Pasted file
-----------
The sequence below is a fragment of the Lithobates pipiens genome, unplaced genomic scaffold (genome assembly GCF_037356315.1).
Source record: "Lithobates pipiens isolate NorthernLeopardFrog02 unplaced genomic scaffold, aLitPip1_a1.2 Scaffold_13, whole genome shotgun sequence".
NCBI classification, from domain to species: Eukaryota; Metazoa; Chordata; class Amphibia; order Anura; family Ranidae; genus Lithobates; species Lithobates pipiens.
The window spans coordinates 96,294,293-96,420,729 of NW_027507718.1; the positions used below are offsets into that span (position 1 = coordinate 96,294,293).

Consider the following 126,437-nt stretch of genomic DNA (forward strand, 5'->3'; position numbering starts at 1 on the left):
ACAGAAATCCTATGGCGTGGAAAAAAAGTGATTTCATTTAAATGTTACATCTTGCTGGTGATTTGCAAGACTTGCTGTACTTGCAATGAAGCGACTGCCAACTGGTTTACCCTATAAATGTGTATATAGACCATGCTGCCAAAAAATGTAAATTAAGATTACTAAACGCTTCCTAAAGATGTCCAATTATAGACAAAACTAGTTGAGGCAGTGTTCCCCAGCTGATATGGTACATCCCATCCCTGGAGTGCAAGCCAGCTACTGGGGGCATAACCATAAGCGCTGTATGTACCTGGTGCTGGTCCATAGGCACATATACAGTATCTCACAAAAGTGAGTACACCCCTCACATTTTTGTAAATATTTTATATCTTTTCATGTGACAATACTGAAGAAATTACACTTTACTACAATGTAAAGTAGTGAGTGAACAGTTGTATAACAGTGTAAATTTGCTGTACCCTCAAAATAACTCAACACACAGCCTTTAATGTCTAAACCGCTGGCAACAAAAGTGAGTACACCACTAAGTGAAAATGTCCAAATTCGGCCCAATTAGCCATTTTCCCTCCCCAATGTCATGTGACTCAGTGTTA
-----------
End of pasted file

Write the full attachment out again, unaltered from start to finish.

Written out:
The sequence below is a fragment of the Lithobates pipiens genome, unplaced genomic scaffold (genome assembly GCF_037356315.1).
Source record: "Lithobates pipiens isolate NorthernLeopardFrog02 unplaced genomic scaffold, aLitPip1_a1.2 Scaffold_13, whole genome shotgun sequence".
NCBI classification, from domain to species: Eukaryota; Metazoa; Chordata; class Amphibia; order Anura; family Ranidae; genus Lithobates; species Lithobates pipiens.
The window spans coordinates 96,294,293-96,420,729 of NW_027507718.1; the positions used below are offsets into that span (position 1 = coordinate 96,294,293).

Consider the following 126,437-nt stretch of genomic DNA (forward strand, 5'->3'; position numbering starts at 1 on the left):
ACAGAAATCCTATGGCGTGGAAAAAAAGTGATTTCATTTAAATGTTACATCTTGCTGGTGATTTGCAAGACTTGCTGTACTTGCAATGAAGCGACTGCCAACTGGTTTACCCTATAAATGTGTATATAGACCATGCTGCCAAAAAATGTAAATTAAGATTACTAAACGCTTCCTAAAGATGTCCAATTATAGACAAAACTAGTTGAGGCAGTGTTCCCCAGCTGATATGGTACATCCCATCCCTGGAGTGCAAGCCAGCTACTGGGGGCATAACCATAAGCGCTGTATGTACCTGGTGCTGGTCCATAGGCACATATACAGTATCTCACAAAAGTGAGTACACCCCTCACATTTTTGTAAATATTTTATATCTTTTCATGTGACAATACTGAAGAAATTACACTTTACTACAATGTAAAGTAGTGAGTGAACAGTTGTATAACAGTGTAAATTTGCTGTACCCTCAAAATAACTCAACACACAGCCTTTAATGTCTAAACCGCTGGCAACAAAAGTGAGTACACCACTAAGTGAAAATGTCCAAATTCGGCCCAATTAGCCATTTTCCCTCCCCAATGTCATGTGACTCAGTGTTA